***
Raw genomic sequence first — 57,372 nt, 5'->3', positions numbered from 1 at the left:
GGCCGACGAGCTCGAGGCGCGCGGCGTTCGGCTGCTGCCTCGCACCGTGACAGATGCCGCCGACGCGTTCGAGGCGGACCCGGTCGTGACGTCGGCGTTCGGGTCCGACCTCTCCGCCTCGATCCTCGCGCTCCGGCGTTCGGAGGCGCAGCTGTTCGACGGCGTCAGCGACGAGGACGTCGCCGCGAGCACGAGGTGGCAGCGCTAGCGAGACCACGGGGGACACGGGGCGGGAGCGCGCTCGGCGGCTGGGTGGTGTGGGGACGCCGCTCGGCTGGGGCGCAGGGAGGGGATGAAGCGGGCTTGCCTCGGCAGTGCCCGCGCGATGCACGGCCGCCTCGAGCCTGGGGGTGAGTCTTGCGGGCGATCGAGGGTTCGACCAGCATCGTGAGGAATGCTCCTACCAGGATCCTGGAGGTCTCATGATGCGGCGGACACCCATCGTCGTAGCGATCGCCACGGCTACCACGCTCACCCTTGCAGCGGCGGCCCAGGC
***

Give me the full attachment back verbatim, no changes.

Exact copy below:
Raw genomic sequence first — 57,372 nt, 5'->3', positions numbered from 1 at the left:
GGCCGACGAGCTCGAGGCGCGCGGCGTTCGGCTGCTGCCTCGCACCGTGACAGATGCCGCCGACGCGTTCGAGGCGGACCCGGTCGTGACGTCGGCGTTCGGGTCCGACCTCTCCGCCTCGATCCTCGCGCTCCGGCGTTCGGAGGCGCAGCTGTTCGACGGCGTCAGCGACGAGGACGTCGCCGCGAGCACGAGGTGGCAGCGCTAGCGAGACCACGGGGGACACGGGGCGGGAGCGCGCTCGGCGGCTGGGTGGTGTGGGGACGCCGCTCGGCTGGGGCGCAGGGAGGGGATGAAGCGGGCTTGCCTCGGCAGTGCCCGCGCGATGCACGGCCGCCTCGAGCCTGGGGGTGAGTCTTGCGGGCGATCGAGGGTTCGACCAGCATCGTGAGGAATGCTCCTACCAGGATCCTGGAGGTCTCATGATGCGGCGGACACCCATCGTCGTAGCGATCGCCACGGCTACCACGCTCACCCTTGCAGCGGCGGCCCAGGC